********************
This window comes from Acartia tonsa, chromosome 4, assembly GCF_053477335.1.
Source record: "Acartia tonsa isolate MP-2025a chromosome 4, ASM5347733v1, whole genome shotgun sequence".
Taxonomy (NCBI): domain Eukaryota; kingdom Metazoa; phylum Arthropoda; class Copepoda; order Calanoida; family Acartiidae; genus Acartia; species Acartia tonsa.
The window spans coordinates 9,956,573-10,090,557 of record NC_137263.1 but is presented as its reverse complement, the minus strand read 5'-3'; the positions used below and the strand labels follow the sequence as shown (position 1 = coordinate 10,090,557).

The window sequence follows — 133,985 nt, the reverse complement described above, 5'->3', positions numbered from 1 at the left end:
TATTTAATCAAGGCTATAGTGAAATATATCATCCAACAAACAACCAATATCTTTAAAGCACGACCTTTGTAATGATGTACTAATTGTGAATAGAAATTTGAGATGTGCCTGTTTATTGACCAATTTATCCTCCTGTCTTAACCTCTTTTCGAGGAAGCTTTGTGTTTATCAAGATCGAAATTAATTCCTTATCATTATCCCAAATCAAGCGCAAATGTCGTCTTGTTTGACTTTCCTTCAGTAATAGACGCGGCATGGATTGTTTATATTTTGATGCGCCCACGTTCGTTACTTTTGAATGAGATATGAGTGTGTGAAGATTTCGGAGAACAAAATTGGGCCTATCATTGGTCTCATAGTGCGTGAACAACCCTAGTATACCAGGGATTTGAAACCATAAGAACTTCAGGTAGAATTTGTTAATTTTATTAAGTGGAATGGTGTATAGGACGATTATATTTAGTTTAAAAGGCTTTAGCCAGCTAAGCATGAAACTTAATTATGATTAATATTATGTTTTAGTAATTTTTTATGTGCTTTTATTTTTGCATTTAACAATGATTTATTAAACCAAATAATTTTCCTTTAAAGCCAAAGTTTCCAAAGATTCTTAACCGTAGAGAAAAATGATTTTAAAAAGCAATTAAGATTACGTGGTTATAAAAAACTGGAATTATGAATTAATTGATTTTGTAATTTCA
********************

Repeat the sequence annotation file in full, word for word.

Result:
This window comes from Acartia tonsa, chromosome 4, assembly GCF_053477335.1.
Source record: "Acartia tonsa isolate MP-2025a chromosome 4, ASM5347733v1, whole genome shotgun sequence".
Taxonomy (NCBI): domain Eukaryota; kingdom Metazoa; phylum Arthropoda; class Copepoda; order Calanoida; family Acartiidae; genus Acartia; species Acartia tonsa.
The window spans coordinates 9,956,573-10,090,557 of record NC_137263.1 but is presented as its reverse complement, the minus strand read 5'-3'; the positions used below and the strand labels follow the sequence as shown (position 1 = coordinate 10,090,557).

The window sequence follows — 133,985 nt, the reverse complement described above, 5'->3', positions numbered from 1 at the left end:
TATTTAATCAAGGCTATAGTGAAATATATCATCCAACAAACAACCAATATCTTTAAAGCACGACCTTTGTAATGATGTACTAATTGTGAATAGAAATTTGAGATGTGCCTGTTTATTGACCAATTTATCCTCCTGTCTTAACCTCTTTTCGAGGAAGCTTTGTGTTTATCAAGATCGAAATTAATTCCTTATCATTATCCCAAATCAAGCGCAAATGTCGTCTTGTTTGACTTTCCTTCAGTAATAGACGCGGCATGGATTGTTTATATTTTGATGCGCCCACGTTCGTTACTTTTGAATGAGATATGAGTGTGTGAAGATTTCGGAGAACAAAATTGGGCCTATCATTGGTCTCATAGTGCGTGAACAACCCTAGTATACCAGGGATTTGAAACCATAAGAACTTCAGGTAGAATTTGTTAATTTTATTAAGTGGAATGGTGTATAGGACGATTATATTTAGTTTAAAAGGCTTTAGCCAGCTAAGCATGAAACTTAATTATGATTAATATTATGTTTTAGTAATTTTTTATGTGCTTTTATTTTTGCATTTAACAATGATTTATTAAACCAAATAATTTTCCTTTAAAGCCAAAGTTTCCAAAGATTCTTAACCGTAGAGAAAAATGATTTTAAAAAGCAATTAAGATTACGTGGTTATAAAAAACTGGAATTATGAATTAATTGATTTTGTAATTTCA